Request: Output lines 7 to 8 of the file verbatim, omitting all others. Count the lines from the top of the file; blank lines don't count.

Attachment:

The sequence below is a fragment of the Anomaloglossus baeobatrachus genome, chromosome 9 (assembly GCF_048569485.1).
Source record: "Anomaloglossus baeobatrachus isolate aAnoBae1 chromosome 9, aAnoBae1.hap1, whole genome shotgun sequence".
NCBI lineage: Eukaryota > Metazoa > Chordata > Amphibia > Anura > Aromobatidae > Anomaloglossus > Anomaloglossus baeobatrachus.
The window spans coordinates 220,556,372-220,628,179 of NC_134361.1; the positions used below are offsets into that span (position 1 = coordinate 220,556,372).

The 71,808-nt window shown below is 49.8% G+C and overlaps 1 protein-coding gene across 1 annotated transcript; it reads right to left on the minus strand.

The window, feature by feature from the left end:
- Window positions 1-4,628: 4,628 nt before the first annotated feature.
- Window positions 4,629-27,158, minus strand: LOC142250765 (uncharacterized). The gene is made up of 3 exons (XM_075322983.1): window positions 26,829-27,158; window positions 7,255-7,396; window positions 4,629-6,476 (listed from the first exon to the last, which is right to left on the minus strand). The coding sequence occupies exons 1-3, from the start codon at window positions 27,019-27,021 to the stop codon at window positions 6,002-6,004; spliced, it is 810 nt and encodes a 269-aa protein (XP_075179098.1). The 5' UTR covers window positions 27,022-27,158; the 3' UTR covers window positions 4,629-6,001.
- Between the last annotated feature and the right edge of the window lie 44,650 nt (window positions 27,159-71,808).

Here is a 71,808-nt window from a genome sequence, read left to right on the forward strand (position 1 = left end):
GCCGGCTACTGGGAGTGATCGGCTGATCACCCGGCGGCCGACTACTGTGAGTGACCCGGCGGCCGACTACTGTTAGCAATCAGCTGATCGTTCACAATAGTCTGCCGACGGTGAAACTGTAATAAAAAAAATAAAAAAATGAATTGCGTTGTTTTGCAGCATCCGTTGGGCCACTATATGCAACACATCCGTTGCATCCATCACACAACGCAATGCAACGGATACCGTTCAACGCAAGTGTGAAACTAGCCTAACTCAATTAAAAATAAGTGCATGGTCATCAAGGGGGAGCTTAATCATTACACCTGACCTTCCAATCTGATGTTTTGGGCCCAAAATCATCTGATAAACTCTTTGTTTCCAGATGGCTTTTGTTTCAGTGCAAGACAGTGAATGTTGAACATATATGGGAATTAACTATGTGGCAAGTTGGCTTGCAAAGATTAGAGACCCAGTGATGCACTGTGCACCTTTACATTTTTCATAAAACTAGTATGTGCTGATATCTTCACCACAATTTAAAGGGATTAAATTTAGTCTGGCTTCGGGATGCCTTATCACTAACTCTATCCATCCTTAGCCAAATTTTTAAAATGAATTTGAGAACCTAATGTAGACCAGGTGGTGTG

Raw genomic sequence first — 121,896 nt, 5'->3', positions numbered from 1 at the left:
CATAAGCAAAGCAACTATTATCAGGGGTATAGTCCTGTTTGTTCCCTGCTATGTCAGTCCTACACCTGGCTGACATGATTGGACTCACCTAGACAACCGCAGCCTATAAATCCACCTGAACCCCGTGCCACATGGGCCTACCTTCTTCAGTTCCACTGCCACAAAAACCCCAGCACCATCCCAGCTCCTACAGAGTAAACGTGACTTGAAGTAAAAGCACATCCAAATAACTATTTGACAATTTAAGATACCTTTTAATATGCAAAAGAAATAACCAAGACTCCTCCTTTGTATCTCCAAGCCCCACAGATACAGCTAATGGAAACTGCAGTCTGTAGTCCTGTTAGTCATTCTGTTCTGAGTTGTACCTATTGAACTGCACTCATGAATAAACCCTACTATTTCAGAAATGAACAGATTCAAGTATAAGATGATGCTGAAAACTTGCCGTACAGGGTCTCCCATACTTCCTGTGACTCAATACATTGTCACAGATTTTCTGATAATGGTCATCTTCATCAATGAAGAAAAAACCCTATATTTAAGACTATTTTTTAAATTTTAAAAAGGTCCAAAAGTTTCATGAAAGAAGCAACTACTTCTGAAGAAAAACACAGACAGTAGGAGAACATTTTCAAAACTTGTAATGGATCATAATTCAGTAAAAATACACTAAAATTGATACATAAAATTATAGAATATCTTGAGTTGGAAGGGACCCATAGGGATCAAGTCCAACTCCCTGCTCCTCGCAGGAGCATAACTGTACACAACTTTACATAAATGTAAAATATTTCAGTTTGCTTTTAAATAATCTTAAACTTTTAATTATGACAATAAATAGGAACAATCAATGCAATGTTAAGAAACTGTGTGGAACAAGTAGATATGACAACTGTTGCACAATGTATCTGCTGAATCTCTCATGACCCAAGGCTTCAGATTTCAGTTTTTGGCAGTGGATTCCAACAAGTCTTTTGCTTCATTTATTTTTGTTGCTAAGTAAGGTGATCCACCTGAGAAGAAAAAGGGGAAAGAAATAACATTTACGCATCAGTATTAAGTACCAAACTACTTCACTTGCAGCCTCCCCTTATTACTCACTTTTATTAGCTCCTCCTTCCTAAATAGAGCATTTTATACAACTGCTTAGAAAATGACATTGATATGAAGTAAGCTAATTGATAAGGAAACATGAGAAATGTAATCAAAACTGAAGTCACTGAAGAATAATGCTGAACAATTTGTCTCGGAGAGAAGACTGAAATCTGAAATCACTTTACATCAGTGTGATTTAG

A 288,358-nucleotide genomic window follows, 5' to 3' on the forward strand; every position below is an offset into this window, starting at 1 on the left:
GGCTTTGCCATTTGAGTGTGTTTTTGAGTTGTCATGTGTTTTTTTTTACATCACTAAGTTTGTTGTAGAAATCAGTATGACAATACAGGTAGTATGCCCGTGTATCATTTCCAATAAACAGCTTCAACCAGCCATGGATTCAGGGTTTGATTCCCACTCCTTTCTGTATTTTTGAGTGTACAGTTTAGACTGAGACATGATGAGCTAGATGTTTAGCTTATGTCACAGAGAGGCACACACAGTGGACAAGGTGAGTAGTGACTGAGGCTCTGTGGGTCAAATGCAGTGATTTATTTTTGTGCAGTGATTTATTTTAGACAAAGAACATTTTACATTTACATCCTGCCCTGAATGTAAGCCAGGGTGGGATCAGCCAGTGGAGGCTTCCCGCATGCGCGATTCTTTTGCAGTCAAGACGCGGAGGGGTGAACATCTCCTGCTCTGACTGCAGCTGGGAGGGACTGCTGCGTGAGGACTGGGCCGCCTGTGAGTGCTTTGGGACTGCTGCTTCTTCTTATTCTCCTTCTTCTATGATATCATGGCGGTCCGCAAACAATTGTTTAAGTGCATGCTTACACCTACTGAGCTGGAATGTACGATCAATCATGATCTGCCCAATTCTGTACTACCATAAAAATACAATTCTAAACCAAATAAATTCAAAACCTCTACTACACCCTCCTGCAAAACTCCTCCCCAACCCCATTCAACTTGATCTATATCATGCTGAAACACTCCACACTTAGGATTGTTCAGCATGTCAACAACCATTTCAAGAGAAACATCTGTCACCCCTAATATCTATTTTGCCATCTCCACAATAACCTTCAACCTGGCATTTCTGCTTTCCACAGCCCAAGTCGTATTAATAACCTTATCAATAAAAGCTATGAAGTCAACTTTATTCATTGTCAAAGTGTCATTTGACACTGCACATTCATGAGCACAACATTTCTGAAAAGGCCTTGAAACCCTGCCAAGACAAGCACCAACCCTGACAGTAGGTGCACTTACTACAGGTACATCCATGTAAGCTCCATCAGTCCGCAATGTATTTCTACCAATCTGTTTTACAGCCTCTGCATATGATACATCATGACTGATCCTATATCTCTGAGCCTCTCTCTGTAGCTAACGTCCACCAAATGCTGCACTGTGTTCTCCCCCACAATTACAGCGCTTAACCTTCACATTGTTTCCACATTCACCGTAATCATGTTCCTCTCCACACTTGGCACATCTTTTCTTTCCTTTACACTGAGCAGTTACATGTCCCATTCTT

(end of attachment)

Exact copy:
- Window positions 1-4,628: 4,628 nt before the first annotated feature.
- Window positions 4,629-27,158, minus strand: LOC142250765 (uncharacterized). The gene is made up of 3 exons (XM_075322983.1): window positions 26,829-27,158; window positions 7,255-7,396; window positions 4,629-6,476 (listed from the first exon to the last, which is right to left on the minus strand). The coding sequence occupies exons 1-3, from the start codon at window positions 27,019-27,021 to the stop codon at window positions 6,002-6,004; spliced, it is 810 nt and encodes a 269-aa protein (XP_075179098.1). The 5' UTR covers window positions 27,022-27,158; the 3' UTR covers window positions 4,629-6,001.